Microsoft to meet DOJ over Longhorn

Microsoft is expected to meet with officials from the US Department of Justice (DOJ) in mid-February to examine whether Longhorn,...

Microsoft is expected to meet with officials from the US Department of Justice (DOJ) in mid-February to examine whether Longhorn, the next major version of the Windows operating system, will satisfy anti-trust safeguards.

As part of the anti-trust settlement reached at the end of 2002, Microsoft is committed to making sure that all versions of Windows allow easier integration with software from other companies, including browsers, media players and middleware.

The meeting between Microsoft and the DoJ will be the first of many before Longhorn reaches the market. The desktop version of Longhorn is planned for next year and the server version is expected in 2007.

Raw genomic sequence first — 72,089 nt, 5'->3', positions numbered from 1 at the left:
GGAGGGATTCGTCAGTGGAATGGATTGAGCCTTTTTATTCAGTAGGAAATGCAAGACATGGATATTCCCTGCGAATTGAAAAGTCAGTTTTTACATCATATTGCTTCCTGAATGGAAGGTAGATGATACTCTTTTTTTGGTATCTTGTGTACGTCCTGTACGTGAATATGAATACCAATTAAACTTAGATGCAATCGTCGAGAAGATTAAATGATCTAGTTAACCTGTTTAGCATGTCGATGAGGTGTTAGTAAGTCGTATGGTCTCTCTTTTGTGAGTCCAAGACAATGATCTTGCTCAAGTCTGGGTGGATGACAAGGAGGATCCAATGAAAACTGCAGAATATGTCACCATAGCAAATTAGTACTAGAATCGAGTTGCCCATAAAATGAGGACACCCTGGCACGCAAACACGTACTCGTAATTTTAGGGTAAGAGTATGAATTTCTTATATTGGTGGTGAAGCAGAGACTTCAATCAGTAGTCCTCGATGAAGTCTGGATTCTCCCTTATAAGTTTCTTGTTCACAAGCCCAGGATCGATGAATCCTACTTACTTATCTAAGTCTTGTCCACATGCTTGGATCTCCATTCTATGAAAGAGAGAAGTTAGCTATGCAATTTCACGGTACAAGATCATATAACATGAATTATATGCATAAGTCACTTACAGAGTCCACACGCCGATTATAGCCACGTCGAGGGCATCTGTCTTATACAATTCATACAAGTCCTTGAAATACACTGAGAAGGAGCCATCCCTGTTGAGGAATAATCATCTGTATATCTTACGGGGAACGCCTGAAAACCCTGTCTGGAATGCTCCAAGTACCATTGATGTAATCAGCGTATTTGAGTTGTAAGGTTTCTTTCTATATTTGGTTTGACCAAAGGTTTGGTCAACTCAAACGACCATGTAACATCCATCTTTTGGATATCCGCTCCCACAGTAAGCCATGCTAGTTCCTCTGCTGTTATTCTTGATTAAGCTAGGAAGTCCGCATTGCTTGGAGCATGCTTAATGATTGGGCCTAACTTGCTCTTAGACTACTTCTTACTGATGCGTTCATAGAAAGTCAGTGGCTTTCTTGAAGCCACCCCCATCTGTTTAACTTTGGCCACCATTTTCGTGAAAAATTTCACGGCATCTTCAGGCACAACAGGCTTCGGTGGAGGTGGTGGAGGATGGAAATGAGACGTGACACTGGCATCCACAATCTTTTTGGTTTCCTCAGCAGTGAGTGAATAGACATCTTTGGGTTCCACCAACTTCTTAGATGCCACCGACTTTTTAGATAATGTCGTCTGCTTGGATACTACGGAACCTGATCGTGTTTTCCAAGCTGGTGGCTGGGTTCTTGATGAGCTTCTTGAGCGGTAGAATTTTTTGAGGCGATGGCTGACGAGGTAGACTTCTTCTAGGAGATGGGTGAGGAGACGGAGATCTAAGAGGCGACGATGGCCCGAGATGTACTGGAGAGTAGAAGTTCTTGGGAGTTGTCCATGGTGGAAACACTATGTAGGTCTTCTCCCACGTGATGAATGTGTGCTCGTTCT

The technical committee at the DoJ has already pointed out some concerns it has with integration issues around Windows XP and Service Pack 2 for the platform. Microsoft says it is addressing these issues.

The European Commission ordered Microsoft last year to release a version of Windows for the European market that does not include Windows Media Player, to make it easier for rival media players to compete. Microsoft said recently such a version would be available "in weeks".

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